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Invalid Arguments for Not Withholding of Federal Taxes

Foreign artists and/or their agents may use one of several arguments to attempt to not withhold federal taxes from their payments. Below is a list of some arguments that artists and agents have put forward in the past.

U.S. company claims that withholding or reporting is required under the domestic rules.
  This is incorrect.  If the artist(s) is not a U.S. person, Section 1441(a) General Rule of the IRS code states "... any person having the control, receipt, custody, disposal, or payment of any item of taxable income payable to a nonresident alien or other foreign person is subject to the requirement to withhold 30% U.S. federal income tax on the payment of such an item. Contracting for rentals from the performing arts building which is just another form of gross receipts.

Income earned by foreign artists for their personal services performed within the US is considered income effectively connected to a trade or business in the US.  Section 1331(c)(1) Income Connected with US Business states that no deduction or withholding under subsection (a) shall be required in the case of any item of income (other than compensation for personal services) which is effectively connected with the conduct of a trade or business within the United States and which is included in the gross income of the recipient under Section 871(b)(2) for the taxable year.

Foreign artists who have US agents may rely on their agents to file the appropriate tax forms and therefore should not be taxed by the theaters who book their performances.  Treasury Regulation Section 1.1441-1(b)(2)(ii) reads in part, "a withholding agent making a payment to a US person ... who has actual knowledge that the US person receives the payment as an agent of a foreign person must treat the payment as made to the foreign person."

UR bought the show from and contracted with a US entity (agent.) so tax exempt based on Treasury Reg. 1.1441-5(b)(1) "Withholding is not required on payment of an amount subject to withholding that a withholding agent may treat as made to a US payee. Therefore, if a withholding agent can reliably associate a payment with a Form W-9 properly provided by a US partnership, the withholding agent may treat the payment as made to a US payee and the payment is not subject to withholding under Code Sec. 1441 even though the partnership may have foreign partners."  The treasury regulation is not talking about an agency relationship, but rather a U.S. partnership that has foreign partners. (Always possible, but not likely.)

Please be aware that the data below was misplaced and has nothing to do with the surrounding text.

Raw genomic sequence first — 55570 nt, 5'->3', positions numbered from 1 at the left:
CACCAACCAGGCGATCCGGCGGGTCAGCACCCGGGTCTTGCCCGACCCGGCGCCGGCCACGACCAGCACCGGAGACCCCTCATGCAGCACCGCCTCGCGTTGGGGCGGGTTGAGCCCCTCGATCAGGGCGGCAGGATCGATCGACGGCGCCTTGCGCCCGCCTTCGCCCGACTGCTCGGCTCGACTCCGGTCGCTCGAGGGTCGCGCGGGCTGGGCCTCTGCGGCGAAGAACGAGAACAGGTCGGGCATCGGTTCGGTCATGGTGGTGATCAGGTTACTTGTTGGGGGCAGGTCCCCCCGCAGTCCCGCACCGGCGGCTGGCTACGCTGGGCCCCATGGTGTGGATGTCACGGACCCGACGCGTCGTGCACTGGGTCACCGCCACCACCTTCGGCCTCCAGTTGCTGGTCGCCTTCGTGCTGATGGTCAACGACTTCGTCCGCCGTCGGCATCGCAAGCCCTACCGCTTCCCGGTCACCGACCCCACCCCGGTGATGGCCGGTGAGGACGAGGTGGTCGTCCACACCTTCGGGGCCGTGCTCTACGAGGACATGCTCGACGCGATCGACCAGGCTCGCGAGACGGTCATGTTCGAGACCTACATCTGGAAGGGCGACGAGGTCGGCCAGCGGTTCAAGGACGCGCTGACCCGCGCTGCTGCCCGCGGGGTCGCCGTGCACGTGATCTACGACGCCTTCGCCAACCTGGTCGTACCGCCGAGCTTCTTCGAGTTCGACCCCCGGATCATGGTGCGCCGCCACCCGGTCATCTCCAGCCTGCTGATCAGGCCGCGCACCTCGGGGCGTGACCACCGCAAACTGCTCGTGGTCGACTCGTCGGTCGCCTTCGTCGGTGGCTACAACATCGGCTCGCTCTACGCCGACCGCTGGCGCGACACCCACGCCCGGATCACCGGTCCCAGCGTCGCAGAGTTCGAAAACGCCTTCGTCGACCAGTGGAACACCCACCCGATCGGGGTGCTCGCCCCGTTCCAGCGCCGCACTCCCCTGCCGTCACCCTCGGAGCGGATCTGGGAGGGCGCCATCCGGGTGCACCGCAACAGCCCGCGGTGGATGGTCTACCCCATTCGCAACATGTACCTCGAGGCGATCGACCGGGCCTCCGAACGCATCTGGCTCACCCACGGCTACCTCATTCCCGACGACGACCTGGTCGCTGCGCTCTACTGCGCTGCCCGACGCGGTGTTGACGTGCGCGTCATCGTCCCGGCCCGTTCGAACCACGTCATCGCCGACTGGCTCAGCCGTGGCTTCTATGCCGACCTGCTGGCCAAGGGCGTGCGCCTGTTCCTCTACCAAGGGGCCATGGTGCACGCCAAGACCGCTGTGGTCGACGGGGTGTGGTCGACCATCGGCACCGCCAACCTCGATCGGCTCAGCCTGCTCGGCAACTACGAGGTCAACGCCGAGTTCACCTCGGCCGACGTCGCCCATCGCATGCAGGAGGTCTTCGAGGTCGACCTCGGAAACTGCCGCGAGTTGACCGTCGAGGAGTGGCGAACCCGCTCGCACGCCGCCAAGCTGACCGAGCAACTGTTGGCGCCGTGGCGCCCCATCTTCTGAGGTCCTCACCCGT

Artist or agent claims the Business Profits provision of a tax treaty.  This provision may not be used for personal service income.  Also, this provision is not for individuals.

Artist is an individual engaged in a US trade or business and can provide a Form W-8ECI to avoid the withholding.  Instructions on this form (and the regulations) say that the form may not be used for personal services.  The reason for this ruling is that often individuals fail to submit their required tax returns and pay their US taxes voluntarily.

The portion of the payment to the US agent is subject to US taxation rules and should not be taxed at 30%.  IRS rulings dictate that taxation is on the gross payment not the net after deducting the US agent's fee.  This is true even if the agent asks for a separate payment.  This is based on Treasury Regulation Section 1.1441-1(b)(2)(ii) which reads in part, "a withholding agent making a payment to a US person ... who has actual knowledge that the US person receives the payment as an agent of a foreign person must treat the payment as made to the foreign person."

Contact Us

Devon Slough, International Taxation Officer
(804) 287-6007
Maryland Hall, Room G-15
Monday–Friday, 8:45 a.m.–2:45 p.m.